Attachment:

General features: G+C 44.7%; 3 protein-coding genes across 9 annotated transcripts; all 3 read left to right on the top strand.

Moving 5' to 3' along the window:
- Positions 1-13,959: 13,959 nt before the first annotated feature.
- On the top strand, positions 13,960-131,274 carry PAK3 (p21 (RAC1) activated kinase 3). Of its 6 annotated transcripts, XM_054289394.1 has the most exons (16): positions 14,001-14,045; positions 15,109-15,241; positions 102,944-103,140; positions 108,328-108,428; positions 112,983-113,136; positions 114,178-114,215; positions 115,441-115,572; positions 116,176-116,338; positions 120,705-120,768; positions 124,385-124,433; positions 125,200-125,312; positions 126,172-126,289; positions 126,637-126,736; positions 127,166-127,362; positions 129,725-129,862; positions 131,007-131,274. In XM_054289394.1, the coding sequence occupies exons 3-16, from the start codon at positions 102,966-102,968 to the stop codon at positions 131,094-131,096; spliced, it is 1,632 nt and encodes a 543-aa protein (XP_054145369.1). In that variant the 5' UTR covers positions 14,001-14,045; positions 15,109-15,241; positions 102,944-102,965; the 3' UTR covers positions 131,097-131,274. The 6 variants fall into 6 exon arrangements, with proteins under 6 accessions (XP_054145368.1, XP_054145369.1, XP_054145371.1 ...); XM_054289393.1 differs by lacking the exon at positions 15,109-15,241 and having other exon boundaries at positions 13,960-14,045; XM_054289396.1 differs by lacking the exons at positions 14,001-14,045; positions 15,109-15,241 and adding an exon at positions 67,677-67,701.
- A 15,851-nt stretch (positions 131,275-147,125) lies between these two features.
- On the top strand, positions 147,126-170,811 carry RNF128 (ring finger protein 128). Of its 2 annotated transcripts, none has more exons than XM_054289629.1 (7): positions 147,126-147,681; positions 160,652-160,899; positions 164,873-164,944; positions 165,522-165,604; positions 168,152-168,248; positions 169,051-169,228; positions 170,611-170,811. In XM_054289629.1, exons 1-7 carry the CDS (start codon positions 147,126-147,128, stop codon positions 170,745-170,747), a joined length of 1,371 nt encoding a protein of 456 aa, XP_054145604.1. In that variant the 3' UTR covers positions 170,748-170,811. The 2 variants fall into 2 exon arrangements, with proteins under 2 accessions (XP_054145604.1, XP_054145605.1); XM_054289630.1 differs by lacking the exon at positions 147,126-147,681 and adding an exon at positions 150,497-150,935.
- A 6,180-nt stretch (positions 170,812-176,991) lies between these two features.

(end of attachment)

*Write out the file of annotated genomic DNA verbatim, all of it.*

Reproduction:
General features: G+C 44.7%; 3 protein-coding genes across 9 annotated transcripts; all 3 read left to right on the top strand.

Moving 5' to 3' along the window:
- Positions 1-13,959: 13,959 nt before the first annotated feature.
- On the top strand, positions 13,960-131,274 carry PAK3 (p21 (RAC1) activated kinase 3). Of its 6 annotated transcripts, XM_054289394.1 has the most exons (16): positions 14,001-14,045; positions 15,109-15,241; positions 102,944-103,140; positions 108,328-108,428; positions 112,983-113,136; positions 114,178-114,215; positions 115,441-115,572; positions 116,176-116,338; positions 120,705-120,768; positions 124,385-124,433; positions 125,200-125,312; positions 126,172-126,289; positions 126,637-126,736; positions 127,166-127,362; positions 129,725-129,862; positions 131,007-131,274. In XM_054289394.1, the coding sequence occupies exons 3-16, from the start codon at positions 102,966-102,968 to the stop codon at positions 131,094-131,096; spliced, it is 1,632 nt and encodes a 543-aa protein (XP_054145369.1). In that variant the 5' UTR covers positions 14,001-14,045; positions 15,109-15,241; positions 102,944-102,965; the 3' UTR covers positions 131,097-131,274. The 6 variants fall into 6 exon arrangements, with proteins under 6 accessions (XP_054145368.1, XP_054145369.1, XP_054145371.1 ...); XM_054289393.1 differs by lacking the exon at positions 15,109-15,241 and having other exon boundaries at positions 13,960-14,045; XM_054289396.1 differs by lacking the exons at positions 14,001-14,045; positions 15,109-15,241 and adding an exon at positions 67,677-67,701.
- A 15,851-nt stretch (positions 131,275-147,125) lies between these two features.
- On the top strand, positions 147,126-170,811 carry RNF128 (ring finger protein 128). Of its 2 annotated transcripts, none has more exons than XM_054289629.1 (7): positions 147,126-147,681; positions 160,652-160,899; positions 164,873-164,944; positions 165,522-165,604; positions 168,152-168,248; positions 169,051-169,228; positions 170,611-170,811. In XM_054289629.1, exons 1-7 carry the CDS (start codon positions 147,126-147,128, stop codon positions 170,745-170,747), a joined length of 1,371 nt encoding a protein of 456 aa, XP_054145604.1. In that variant the 3' UTR covers positions 170,748-170,811. The 2 variants fall into 2 exon arrangements, with proteins under 2 accessions (XP_054145604.1, XP_054145605.1); XM_054289630.1 differs by lacking the exon at positions 147,126-147,681 and adding an exon at positions 150,497-150,935.
- A 6,180-nt stretch (positions 170,812-176,991) lies between these two features.